Lessons from Linda: STC and Me—How I Got Here

by Linda Oestreich on 21 October 2014


I recently saw a post on LinkedIn from someone who wondered about the value of being an STC member. I know that most people who read this post are already STC members, but sometimes even members need reminders on why we’re here. This month and next, I have decided to share my personal STC story. I hope that my own relative success in this delightful profession will interest you and help you stick it out if you’re thinking of moving on.

My story is a long one, so I’ll break it into two parts: (1) How I Found and Embraced STC and (2) How STC Supported and Embraced Me.

How I Found and Embraced STC

I grew up in a working-class family, the eldest of four kids.  I was book smart and had the advantage of a good public school education, but as a rebellious teen, I found myself alone with no family support immediately after high school graduation. So, rather than join my high school friends who were headed to college, I found myself a single mom working as a typist in a minimum wage job. Two things saved me: initiative to get ahead and colleagues who believed in me.

The initiative put me in night and weekend college classes; the colleagues coached me to keep moving ahead and looking for better jobs. My first years of employment were as a Federal civil servant, years that gave me the support to complete my bachelor’s degree and to receive an introduction to technical communication and STC! My first knowledge of technical writers was as a secretary to the manager of the Technical Information Division at the science and engineering research laboratory where I worked. I had two bosses while I was in that job—both of them recognized my better-than-average writing and thought that technical writing might be my salvation. It was.

It took more than a decade for me to get from high school to an entry-level job of editorial assistant, but that success led me directly to STC. My new boss was a smart, involved, incredible woman who was active in STC at the local and international levels as well as in the student chapter at San Diego State College. With her support, I began to attend meetings and work on local committees. Before long, I had the opportunity to attend my first STC Summit (called annual conferences back then), but only if I presented a paper! My first paper was a case study about how a team I was on developed and taught a 40-hour technical information training class to the scientists and engineers at our research lab. The paper was accepted and I did my first presentation in Seattle in May 1984.

Not only was that my first STC conference, it was the first time I’d ever stayed in a nice hotel, the first time I’d been on a business trip, and the first time I’d ever seen a lemon wrapped in cheesecloth! (I remember that distinctly because I was terribly embarrassed when I tried to unwrap it only to be told how the cheesecloth stopped the pits from getting into my iced tea!)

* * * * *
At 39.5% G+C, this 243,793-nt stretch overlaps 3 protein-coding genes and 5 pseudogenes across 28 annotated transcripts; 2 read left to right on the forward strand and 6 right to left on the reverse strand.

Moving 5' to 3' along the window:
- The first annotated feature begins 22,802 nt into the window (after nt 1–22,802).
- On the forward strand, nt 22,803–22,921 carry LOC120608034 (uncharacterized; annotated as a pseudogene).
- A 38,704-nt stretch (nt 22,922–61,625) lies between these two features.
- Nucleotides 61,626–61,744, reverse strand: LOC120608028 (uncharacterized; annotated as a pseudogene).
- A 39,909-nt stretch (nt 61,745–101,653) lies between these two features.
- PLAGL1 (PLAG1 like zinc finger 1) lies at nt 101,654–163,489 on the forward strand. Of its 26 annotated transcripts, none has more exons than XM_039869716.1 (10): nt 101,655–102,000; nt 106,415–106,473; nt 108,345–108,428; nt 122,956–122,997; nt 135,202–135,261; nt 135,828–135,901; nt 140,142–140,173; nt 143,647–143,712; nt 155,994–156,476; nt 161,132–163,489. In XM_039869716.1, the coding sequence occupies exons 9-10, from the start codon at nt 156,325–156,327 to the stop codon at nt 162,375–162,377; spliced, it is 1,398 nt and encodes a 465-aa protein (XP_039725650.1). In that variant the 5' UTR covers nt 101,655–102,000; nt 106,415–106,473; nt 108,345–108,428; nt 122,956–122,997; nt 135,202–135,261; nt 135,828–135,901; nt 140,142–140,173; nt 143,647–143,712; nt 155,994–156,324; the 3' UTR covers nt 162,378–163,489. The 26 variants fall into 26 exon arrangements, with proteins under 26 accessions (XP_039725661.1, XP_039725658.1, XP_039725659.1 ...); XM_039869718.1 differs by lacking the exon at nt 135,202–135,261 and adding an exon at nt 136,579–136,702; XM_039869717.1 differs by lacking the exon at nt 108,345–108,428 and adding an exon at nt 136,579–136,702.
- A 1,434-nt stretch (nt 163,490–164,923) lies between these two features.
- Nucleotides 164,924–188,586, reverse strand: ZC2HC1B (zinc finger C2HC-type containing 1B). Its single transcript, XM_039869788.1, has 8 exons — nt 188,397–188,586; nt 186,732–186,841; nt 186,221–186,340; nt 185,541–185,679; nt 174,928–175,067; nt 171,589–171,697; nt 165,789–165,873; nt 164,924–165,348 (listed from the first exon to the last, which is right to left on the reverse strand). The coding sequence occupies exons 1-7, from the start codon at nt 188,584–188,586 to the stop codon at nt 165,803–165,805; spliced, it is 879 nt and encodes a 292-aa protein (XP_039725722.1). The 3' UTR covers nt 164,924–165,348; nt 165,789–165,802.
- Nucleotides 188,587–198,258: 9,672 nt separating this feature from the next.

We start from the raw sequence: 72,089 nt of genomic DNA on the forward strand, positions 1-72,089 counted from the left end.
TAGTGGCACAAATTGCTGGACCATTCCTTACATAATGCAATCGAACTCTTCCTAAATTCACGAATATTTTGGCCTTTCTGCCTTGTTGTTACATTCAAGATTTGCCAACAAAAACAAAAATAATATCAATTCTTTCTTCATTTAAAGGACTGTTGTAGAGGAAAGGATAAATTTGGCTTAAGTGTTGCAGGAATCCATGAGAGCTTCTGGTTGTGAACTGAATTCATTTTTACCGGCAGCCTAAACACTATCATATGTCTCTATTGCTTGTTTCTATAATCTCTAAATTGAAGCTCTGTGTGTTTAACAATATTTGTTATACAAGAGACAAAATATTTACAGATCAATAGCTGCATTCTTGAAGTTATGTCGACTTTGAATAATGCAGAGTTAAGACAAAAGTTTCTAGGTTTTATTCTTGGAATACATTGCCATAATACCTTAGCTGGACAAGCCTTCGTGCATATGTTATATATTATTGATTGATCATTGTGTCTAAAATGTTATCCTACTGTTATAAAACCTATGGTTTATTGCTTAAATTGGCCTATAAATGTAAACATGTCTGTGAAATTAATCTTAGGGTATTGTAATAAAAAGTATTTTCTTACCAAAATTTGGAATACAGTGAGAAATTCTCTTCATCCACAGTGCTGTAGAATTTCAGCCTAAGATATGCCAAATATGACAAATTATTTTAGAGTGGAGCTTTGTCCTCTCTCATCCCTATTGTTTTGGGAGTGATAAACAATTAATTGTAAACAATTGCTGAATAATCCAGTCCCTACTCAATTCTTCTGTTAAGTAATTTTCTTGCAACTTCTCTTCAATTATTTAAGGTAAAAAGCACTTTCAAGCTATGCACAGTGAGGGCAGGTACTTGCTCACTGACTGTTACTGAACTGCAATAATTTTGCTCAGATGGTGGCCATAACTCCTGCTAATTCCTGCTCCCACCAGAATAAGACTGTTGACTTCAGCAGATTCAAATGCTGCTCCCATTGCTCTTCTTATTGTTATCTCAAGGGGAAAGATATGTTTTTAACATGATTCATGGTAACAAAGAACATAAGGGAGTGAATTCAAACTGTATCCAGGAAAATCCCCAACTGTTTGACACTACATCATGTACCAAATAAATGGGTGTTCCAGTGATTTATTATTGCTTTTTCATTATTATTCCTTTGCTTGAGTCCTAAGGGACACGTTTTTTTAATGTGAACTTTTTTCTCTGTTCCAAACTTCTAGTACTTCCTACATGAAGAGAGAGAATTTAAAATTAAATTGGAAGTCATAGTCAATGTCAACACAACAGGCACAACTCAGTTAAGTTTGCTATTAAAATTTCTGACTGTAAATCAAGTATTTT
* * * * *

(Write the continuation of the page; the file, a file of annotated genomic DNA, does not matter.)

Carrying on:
I think I fell in love with STC at that conference. From there, I joined committees, supported my boss in many of the things she was involved in, helped put on local STC events, and continued to make proposals to do sessions at conferences. It was the beginning of a long and still-prosperous journey.  I had found STC and embraced all that it offered me.

Read the next Linda’s Lessons in the STC Notebook to get part two!

“See” you then!


Talking Usability: Usability for Left-Handed People

by David Dick on 15 October 2014

At the Communities reception at the Summit somebody spoke about the difficulties of left-handed people using household appliances, technologies, and software. If you are left-handed then you probably have problems using everyday things because they are designed for right-handed use.

Take a look at the placement of buttons on many of every day devices:

  • Power buttons are on the right side of most mobile phones.
  • Numeric keypads are always on the right side of the keyboard.
  • The buttons of pointing devices (e.g., the mouse) favor right-handed users.
  • The buttons on the car dashboard are on the right side of the steering wheel.
  • The main controls of a digital camera are on the right side.

Knives, can openers, scissors, cars, smartphones, computers, pointing devices, cameras, and power tools, to name a few, are ideally suited for right-handed use. To prove it, a friend (who is left-handed) gave me a demonstration of how cumbersome these items are to use with her left hand.  Yes, I was convinced—the design of these items was better suited for right-handed people.